Looking for memorial service reading ideas
June 20, 2005 4:10 PM   Subscribe

A friend is looking for reading ideas for a memorial service. The person was a non-religious, nature-loving guy. Any ideas? Thanks!
posted by garbo to Religion & Philosophy (20 answers total) 3 users marked this as a favorite
John Muir?
posted by 27 at 4:18 PM on June 20, 2005

Last paragraph of The Origin of Species 1st edition to avoid the God stuff: "There is grandeur in this view of life...."
posted by orthogonality at 4:22 PM on June 20, 2005

Something from Annie Dillard's Pilgrim at Tinker Creek.
posted by ericb at 4:29 PM on June 20, 2005

Search results for "Nature" from "Search Inside This Book" feature at Amazon.com for Pilgrim at Tinker Creek.
posted by ericb at 4:32 PM on June 20, 2005

I bequeath myself to the dirt to grow from the grass I love,
If you want me again look for me under your boot-soles…

Whitman, "Song of Myself"
posted by sanko at 4:36 PM on June 20, 2005

Or, a passage from Thoreau or
posted by ericb at 4:37 PM on June 20, 2005

I'm partial to :

Whose woods these are I think I know.
His house is in the village though;
He will not see me stopping here
To watch his woods fill up with snow.
My little horse must think it queer
To stop without a farmhouse near
Between the woods and frozen lake
The darkest evening of the year.
He gives his harness bells a shake
To ask if there is some mistake.
The only other sound's the sweep
Of easy wind and downy flake.
The woods are lovely, dark and deep.
But I have promises to keep,
And miles to go before I sleep,
And miles to go before I sleep.

Robert Frost, Stopping By Woods On A Snowy Evening
posted by ruelle at 4:38 PM on June 20, 2005

Can you give us any specifics about region? So we could perhaps suggest quotations from regional naturalists?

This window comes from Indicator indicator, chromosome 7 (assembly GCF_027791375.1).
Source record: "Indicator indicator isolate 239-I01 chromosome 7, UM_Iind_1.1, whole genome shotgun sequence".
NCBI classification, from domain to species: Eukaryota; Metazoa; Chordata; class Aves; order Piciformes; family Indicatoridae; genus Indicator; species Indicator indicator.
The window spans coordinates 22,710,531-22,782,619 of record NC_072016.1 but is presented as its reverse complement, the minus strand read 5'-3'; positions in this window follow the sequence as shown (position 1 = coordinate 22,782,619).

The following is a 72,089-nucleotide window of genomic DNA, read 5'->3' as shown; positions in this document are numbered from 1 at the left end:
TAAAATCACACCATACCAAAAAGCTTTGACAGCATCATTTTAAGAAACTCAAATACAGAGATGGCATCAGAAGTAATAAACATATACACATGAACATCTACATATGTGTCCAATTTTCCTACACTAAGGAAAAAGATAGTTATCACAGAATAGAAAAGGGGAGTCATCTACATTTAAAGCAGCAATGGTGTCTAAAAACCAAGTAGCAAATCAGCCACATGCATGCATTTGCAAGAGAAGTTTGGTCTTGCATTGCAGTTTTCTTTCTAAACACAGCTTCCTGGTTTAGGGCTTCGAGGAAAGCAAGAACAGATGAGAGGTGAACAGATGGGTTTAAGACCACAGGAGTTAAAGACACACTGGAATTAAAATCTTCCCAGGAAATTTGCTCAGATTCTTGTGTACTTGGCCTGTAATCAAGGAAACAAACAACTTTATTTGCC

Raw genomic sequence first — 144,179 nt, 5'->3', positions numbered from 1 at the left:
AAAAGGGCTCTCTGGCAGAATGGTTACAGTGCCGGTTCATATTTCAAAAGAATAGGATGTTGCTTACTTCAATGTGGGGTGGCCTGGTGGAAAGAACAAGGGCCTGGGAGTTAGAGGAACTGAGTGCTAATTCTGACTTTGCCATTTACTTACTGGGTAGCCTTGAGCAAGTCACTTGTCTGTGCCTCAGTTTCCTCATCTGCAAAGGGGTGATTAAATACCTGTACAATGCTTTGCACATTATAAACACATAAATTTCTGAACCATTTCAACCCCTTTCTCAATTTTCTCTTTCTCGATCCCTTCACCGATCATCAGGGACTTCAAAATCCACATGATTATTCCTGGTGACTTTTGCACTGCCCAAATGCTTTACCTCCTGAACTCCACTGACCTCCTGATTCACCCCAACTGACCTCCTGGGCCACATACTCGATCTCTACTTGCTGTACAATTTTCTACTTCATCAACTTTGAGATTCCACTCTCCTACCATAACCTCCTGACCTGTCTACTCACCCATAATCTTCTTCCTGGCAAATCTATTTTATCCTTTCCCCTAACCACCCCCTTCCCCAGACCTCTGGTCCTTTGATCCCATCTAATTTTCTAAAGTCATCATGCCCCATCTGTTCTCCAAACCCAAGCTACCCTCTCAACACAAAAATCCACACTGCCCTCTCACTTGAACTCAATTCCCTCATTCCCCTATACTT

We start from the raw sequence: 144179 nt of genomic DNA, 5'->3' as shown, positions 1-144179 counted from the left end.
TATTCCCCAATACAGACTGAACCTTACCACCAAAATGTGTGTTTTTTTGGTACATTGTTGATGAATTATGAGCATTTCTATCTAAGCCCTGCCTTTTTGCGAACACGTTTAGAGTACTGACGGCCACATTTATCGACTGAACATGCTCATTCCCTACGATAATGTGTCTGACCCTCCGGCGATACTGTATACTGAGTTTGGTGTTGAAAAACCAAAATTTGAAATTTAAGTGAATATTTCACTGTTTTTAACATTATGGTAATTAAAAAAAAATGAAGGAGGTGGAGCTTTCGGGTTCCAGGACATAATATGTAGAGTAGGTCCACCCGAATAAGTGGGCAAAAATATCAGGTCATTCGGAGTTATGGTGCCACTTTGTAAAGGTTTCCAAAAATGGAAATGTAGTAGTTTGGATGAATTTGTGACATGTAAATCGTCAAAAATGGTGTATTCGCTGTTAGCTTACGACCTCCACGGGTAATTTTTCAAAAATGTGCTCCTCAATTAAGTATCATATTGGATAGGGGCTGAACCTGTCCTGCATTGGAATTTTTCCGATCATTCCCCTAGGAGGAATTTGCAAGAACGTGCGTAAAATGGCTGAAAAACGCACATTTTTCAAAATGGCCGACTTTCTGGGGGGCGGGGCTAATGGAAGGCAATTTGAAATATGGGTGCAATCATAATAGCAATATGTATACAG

posted by bricoleur at 4:39 PM on June 20, 2005

I like sanko's suggestion...
The past and present wilt - I have fill'd them, emptied them.
And proceed to fill my next fold of the future.

Listener up there! what have you to confide to me?
Look in my face while I snuff the sidle of evening,
(Talk honestly, no one else hears you, and I stay only a minute

Do I contradict myself?
Very well then I contradict myself,
(I am large, I contain multitudes.)

I concentrate toward them that are nigh, I wait on the door-slab.

Who has done his day's work? who will soonest be through with his
Who wishes to walk with me?

Will you speak before I am gone? will you prove already too late?

The spotted hawk swoops by and accuses me, he complains of my gab
and my loitering.

I too am not a bit tamed, I too am untranslatable,
I sound my barbaric yaws over the roofs of the world.

The last scud of day holds back for me,
It flings my likeness after the rest and true as any on the shadow'd
It coaxes me to the vapor and the dusk.

I depart as air, I shake my white locks at the runaway sun,
I effuse my flesh in eddies, and drift it in lacy jags.

I bequeath myself to the dirt to grow from the grass I love,
If you want me again look for me under your boot-soles.

You will hardly know who I am or what I mean,
But I shall be good health to you nevertheless,
And filter and fibre your blood.

Failing to fetch me at first keep encouraged,
Missing me one place search another,
I stop somewhere waiting for you. [Song of Myself ]
posted by ericb at 4:41 PM on June 20, 2005 [1 favorite]

Response by poster: Thanks Bricoleur,

He was from California, the Big Bear Lake area, and spent his life working outdoors. So I think some of the Muir suggestions are very apt. Would love any other geo-specific ideas.
posted by garbo at 4:44 PM on June 20, 2005

The Geography Of Home: California's Poetry Of Place (California Poetry Series).